Bismarck believed that France would always oppose the unification of Germany as it would create a powerful neighbour on its northern border, and of course a powerful rival on the continent. See below for more details:

France was strongly opposed to the annexation of the Southern German States (Bavaria, Wurttemberg, Baden and Hesse), which would have created a too powerful a country next to its border. In Prussia, a war against France was deemed necessary to arouse German nationalism in those States that would allow the unification of a great German empire. This aim was epitomized by Prussian Chancellor Otto von Bismarck's quote: "I knew that a Franco-Prussian War must take place before a united Germany was formed."[1] Bismarck also knew that France should be the aggressor in the conflict to bring the Southern German States to side with Prussia, hence giving Germans numerical superiority.[2]

https://en.wikipedia.org/wiki/Causes_of_the_Franco-Prussian_War

This meant that preventing war with France via diplomatic means was a vital interest to the Germans.

It is quite interesting that when Wilhelm II came to power, he let the threads of this tapestry of alliances aimed at containing France unravel, mostly due to pride and incompetence, that ancient enemy of monarchs and autocrats through history. Liddell Hart (despite his other flaws as a historian, military scientist and human being) noted this break down in the diplomatic topography of Europe in his History of the First World War.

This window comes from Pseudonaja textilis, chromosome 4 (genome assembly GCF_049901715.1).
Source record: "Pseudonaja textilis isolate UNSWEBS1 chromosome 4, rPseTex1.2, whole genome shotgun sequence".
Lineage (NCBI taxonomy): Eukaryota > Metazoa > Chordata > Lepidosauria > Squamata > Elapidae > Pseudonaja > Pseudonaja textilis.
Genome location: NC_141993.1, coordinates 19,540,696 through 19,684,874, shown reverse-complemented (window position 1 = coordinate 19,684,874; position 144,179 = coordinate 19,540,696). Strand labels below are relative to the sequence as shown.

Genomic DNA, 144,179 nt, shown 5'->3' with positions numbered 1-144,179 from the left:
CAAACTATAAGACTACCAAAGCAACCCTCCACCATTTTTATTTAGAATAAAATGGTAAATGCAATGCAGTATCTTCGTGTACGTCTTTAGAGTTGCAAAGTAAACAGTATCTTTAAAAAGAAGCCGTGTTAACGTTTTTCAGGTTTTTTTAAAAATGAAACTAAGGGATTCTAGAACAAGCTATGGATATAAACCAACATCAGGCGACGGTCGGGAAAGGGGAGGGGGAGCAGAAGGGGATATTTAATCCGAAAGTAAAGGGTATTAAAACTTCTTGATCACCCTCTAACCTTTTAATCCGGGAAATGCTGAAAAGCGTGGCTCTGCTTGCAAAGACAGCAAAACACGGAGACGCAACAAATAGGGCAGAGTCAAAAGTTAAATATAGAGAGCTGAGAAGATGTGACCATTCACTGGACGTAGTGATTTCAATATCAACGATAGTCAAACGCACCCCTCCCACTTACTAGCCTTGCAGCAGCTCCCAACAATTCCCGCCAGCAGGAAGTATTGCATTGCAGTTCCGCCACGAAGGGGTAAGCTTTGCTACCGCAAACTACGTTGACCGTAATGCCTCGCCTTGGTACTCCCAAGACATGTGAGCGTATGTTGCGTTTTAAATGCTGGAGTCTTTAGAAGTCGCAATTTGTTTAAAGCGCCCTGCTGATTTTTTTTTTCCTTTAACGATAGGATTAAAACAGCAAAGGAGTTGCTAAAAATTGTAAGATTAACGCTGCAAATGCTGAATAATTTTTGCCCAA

This is just a quick answer as I didn't get around to writing this earlier and I hopefully haven't missed the boat on this question - I will edit in more details/generally flesh the answer out over the course of the evening.

There's some more details here regarding the 'containment of France' - some of it is in French though. https://www.questia.com/library/journal/1G1-15772192/bismarck-and-the-containment-of-france-1873-1877

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    But the quote you posted has: "In Prussia, a war against France was deemed necessary to arouse German nationalism in those States that would allow the unification of a great German empire" - so Prussia (Germany) did want a war, and it didn't have the alliances just to contain France, but to intentionally provoke it into war? – Dai May 21 '18 at 17:31